Our unsuccessful job applications are every day “Sliding Doors” moments. Would our careers be different if we had been hired by THAT company, in THAT role 10 years ago?

Who knows. But one thing’s for sure. Our rejections have shaped us and have sent us on different paths, leading us to the job and the careers we have today.

In today’s market, tech candidates hold the cards. Despite companies across all industries looking to recruit digital superstars to transform their businesses for success, there will inevitably be rejected candidates who must regroup and reapply.

Job rejections are never calls you want to take or conversations you want to have. However, if you respond with pragmatism and without emotion, these rejections can be pivoted into moments of opportunity.

Here are some tips on how you can reframe job rejection, and turn disappointment into career success.

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4 tips on how to turn job rejection into career success.

Ask for feedback.

The best way to learn in any situation is to ask for constructive advice on how you could improve.  For you, as a rejected job seeker, this means asking for feedback from your interviewer. Through contacting the hiring manager shortly after the interview, rejected candidates can harvest invaluable information. Tips on how you could improve your interview performance, presentation skills, or which additional qualifications you could attain may lead you to achieve a different outcome next time.

Employers are always looking for employees who have self-awareness and a desire to learn and grow.  A willingness to seek out criticism demonstrates that you wish to evaluate your own performance and use this information to better yourself. Your follow-up for feedback underlines your interest in future roles and gives you a last chance to leave the interviewer with a positive impression of you.

Research successful candidates.

You may be asking yourself “What did they have that I didn’t?”

Well, find out!!

It is likely that the successful candidate will update their LinkedIn profile with their new role. This is a great opportunity to find out what skills, experience or attributes the successful candidate is able to demonstrate from previous roles. These can be turned into career objectives of yours should you want to continue your pursuit of a job with the same title or with the same company.

Depending upon the notice period of the hire or the length of the onboarding process this may take some time. However, you may not need to wait.  Perhaps the company is large enough that they employ more than one person with the same title. You may like to look at these employees instead.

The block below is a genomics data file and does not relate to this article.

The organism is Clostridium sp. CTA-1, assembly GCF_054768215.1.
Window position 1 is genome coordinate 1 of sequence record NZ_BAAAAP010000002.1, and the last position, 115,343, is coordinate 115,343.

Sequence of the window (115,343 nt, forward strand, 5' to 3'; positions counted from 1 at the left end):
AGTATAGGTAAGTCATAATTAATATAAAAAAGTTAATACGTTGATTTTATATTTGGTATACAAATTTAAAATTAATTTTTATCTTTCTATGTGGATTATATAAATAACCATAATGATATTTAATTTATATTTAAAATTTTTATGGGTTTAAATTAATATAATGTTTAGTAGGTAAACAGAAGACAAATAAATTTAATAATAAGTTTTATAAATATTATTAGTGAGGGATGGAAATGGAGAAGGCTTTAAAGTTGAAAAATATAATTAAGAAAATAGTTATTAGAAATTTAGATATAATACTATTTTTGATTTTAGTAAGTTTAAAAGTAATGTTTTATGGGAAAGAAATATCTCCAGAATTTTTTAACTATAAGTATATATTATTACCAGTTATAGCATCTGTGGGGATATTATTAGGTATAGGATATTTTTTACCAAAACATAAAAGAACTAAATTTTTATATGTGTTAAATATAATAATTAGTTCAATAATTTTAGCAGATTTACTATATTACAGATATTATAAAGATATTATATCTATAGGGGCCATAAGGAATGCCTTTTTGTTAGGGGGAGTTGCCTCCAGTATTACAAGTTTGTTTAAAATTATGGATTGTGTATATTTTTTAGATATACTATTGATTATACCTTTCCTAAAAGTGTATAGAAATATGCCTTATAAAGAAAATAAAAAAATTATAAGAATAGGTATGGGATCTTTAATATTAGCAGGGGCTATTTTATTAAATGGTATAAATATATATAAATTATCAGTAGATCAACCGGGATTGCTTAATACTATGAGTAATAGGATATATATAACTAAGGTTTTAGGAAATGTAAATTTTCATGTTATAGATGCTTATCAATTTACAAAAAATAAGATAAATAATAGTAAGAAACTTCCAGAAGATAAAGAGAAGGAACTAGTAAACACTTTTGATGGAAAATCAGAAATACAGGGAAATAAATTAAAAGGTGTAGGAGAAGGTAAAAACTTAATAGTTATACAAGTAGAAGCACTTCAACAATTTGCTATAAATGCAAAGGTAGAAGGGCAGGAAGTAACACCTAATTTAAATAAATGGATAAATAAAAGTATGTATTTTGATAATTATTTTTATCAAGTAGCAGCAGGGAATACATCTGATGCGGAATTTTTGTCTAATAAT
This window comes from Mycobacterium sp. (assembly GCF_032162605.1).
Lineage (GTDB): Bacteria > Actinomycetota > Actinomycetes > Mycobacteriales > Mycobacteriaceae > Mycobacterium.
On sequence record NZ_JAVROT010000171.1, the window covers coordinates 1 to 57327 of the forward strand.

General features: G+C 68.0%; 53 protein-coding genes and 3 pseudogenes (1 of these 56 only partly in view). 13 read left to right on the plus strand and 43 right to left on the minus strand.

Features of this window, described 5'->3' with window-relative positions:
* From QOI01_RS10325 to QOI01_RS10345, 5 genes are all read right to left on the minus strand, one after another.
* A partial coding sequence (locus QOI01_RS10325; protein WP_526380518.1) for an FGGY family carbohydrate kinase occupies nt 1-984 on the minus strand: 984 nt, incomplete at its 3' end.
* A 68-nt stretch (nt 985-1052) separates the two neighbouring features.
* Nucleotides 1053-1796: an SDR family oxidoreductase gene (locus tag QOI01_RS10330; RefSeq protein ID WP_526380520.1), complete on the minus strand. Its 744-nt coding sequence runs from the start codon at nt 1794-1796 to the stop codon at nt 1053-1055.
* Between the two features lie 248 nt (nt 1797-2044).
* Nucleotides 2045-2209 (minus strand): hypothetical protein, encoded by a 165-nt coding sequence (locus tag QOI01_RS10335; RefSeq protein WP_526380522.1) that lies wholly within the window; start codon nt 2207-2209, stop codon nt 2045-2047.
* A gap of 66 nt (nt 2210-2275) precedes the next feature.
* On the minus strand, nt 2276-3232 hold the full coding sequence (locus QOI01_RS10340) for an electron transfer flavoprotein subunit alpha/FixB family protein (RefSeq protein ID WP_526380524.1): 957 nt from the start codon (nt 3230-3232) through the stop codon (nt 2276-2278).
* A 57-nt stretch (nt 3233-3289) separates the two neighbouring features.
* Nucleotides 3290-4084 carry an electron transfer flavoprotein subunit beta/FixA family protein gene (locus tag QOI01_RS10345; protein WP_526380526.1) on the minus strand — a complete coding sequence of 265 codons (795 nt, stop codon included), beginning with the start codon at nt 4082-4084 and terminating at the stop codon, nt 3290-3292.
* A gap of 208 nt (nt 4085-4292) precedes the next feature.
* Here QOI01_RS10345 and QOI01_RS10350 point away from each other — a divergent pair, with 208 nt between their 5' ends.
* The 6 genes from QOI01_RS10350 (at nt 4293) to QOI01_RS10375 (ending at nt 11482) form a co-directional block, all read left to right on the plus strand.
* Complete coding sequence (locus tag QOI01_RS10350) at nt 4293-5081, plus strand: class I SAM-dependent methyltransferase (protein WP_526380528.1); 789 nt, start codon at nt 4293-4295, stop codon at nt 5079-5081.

Have a plan.

Once you have done your research and spoken to the interviewer, you have the data you need to make a plan.

What steps do you need to take?  What courses should you complete? How long will these take?

Tangible differences such as certifications, qualifications, or years of experience are easier to qualify and address.   Not so easy are those times when a hire has been made because of cultural fit, or a referral. In those instances, rejection can be harder to accept and to do something about.

Despite this though, there is always something we can do to make us more employable, increase our skills or make ourselves more knowledgeable.

Forming a plan to change the things within our control will make us feel more empowered next time around.


A rejection of any sort is an opportunity to refocus our attention and reassess what we want.  If you are finding that you are experiencing a line of multiple rejections, it could suggest that your aspirations are not aligned with your skillset or suitability for that particular area.

If this is the case, it may be necessary to concede that you need to refocus your efforts.  It may be useful to seek out the help of a mentor or trusted, more experienced colleague. This person must be able to offer frank and unfiltered (but kind) advice on whether or not your skills match those of the jobs to which you are applying.

Perhaps this trusted person has a different perspective and can direct you toward a role that is more suitable, or one that could be a stepping stone to your ultimate goal.

Landing your dream job probably won’t happen overnight. It’s more than likely you’ll have to be persistent and tenacious, attending a number of interviews before you become successful. Of course, these rejections will sting initially, but if used in the right way they can be used as invaluable data accumulation. The information you receive from interviewer feedback, and from your research will teach you what you need to learn and how you could adapt your technique so that you are more employable in the future.

Turning the negative into a positive will reframe your disappointment and allow you to refocus your attention.

If you have just been turned down from the job you want, perhaps we can help steer you in the right direction. Our skilled and experienced recruitment partners can guide you toward suitable roles that align with your skills and levels of experience.  Get in touch today to find out how we can help you land the role of your dreams.

About the author: I work hard to find the best opportunities for my candidates and the best talent for my clients. My honest and pragmatic approach helps me to build lasting relationships and deliver real value.  I have extensive experience helping organisations overcome their critical challenges in the digital environment, and have worked with everything from start-ups to major global brands.

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